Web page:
By on November 12, 2013

2013 Mazda CX-5. Picture courtesy motortrend.com

When the year 2025 comes around, and your sons and daughters purchase their autonomous commuter pod sans steering wheel, you may want to check the automatic brakes just to be sure they’re able to stop your children from smashing through the commuter pod in front of them, much like what happened to one customer during a test drive at a Mazda dealership in Japan over the weekend.

A customer and a dealership employee were putting a CX-5 equipped with the Smart City Brake Support through its paces when said braking system crashed through a urethane testing barrier, resulting in a severe neck injury for the hapless test driver, and a fractured arm for the employee. Normally, the braking system would have sounded an alert while applying the brakes and curbing engine power were the driver to approach a detected obstacle, all through automation.

The Smart City Brake Support was introduced in the automaker’s home market as an option for the crossover in 2012, only to become standard last month on all CX-5s in Japan for the 2014 model year.

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33 Comments on “Mazda Test Drive Ends in Crash Due to Automatic Brake Failure...”


  • avatar

    oooops. Seems like these things aren’t ready. Didn’t something similar happen at a recent Volvo event?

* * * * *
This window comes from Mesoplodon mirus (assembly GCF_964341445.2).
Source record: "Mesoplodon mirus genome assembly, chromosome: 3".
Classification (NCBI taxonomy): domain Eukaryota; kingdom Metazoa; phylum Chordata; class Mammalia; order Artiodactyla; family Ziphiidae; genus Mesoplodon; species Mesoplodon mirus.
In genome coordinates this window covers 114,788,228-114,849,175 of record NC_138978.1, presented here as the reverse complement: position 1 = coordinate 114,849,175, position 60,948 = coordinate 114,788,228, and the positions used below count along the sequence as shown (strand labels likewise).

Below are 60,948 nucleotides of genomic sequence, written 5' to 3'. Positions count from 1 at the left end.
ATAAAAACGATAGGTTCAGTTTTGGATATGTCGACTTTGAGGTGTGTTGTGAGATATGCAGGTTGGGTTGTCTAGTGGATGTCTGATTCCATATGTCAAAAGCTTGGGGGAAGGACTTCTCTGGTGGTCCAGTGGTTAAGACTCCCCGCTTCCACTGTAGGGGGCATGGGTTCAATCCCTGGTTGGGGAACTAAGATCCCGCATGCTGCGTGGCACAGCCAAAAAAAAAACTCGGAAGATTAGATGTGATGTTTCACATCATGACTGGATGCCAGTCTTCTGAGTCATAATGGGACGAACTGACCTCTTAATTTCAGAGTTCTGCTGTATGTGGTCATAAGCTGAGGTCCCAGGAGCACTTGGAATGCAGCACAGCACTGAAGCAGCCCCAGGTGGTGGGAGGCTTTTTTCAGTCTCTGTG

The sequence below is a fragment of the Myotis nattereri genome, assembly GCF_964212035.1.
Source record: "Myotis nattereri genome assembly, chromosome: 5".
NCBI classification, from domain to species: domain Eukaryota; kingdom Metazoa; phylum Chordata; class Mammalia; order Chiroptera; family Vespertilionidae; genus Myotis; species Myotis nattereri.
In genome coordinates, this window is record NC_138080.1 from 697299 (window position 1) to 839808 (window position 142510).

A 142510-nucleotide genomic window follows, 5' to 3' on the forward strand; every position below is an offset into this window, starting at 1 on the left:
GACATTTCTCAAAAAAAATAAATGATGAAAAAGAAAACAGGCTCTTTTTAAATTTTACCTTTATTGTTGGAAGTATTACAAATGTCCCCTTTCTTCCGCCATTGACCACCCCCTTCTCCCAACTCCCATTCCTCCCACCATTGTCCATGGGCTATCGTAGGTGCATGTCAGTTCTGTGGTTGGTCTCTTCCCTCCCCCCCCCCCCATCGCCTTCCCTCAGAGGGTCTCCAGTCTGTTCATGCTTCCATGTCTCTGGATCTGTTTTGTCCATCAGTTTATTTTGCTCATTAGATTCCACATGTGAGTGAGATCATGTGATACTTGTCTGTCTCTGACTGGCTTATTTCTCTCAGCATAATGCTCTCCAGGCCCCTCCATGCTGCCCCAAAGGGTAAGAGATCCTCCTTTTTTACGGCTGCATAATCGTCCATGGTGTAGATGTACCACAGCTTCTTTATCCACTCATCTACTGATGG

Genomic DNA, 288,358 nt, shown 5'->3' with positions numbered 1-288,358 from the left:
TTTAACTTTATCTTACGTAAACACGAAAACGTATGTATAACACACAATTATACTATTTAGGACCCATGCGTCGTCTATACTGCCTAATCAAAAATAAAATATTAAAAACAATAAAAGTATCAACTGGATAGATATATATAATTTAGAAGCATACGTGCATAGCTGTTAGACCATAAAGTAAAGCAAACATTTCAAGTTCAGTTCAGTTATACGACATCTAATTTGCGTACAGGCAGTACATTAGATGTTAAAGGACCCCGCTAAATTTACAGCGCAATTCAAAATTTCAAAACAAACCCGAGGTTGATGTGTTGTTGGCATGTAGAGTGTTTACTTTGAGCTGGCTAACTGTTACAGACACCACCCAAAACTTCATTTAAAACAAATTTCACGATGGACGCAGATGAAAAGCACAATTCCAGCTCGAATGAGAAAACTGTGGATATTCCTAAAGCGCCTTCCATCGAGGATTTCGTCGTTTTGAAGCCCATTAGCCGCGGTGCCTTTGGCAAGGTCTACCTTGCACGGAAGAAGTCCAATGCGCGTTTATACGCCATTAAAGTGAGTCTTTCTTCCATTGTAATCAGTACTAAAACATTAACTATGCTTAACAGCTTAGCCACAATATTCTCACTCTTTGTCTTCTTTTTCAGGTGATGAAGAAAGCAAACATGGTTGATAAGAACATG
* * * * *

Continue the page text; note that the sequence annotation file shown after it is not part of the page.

• avatar
    Detroit-X

    This automated world we’re apparently headed toward will bring some very interesting (complicated) legal questions when people are killed because of the future gadgets like this. I’m sure the automakers will put a label on the visor saying “Don’t rely on ____, (that we so heavily advertised to get you to buy the car)…” And I can see automatic braking being a handy backup device, to the ‘aware driver.’ But of course, the Darwin Effect can’t be denied, and will overrule such sticky-notes. The legal future of things like this will make the Audi and Toyota acceleration investigations look like child’s play.

    An automated car has sensible limits, after that: Just take the bus.

  • avatar
    Kenmore

    OK, the brake system screwed up and it crashed….into a *foam* barrier and there still were injuries?!

    Seat belt? Air bags? What the hey? Why were there any boo-boos at all here?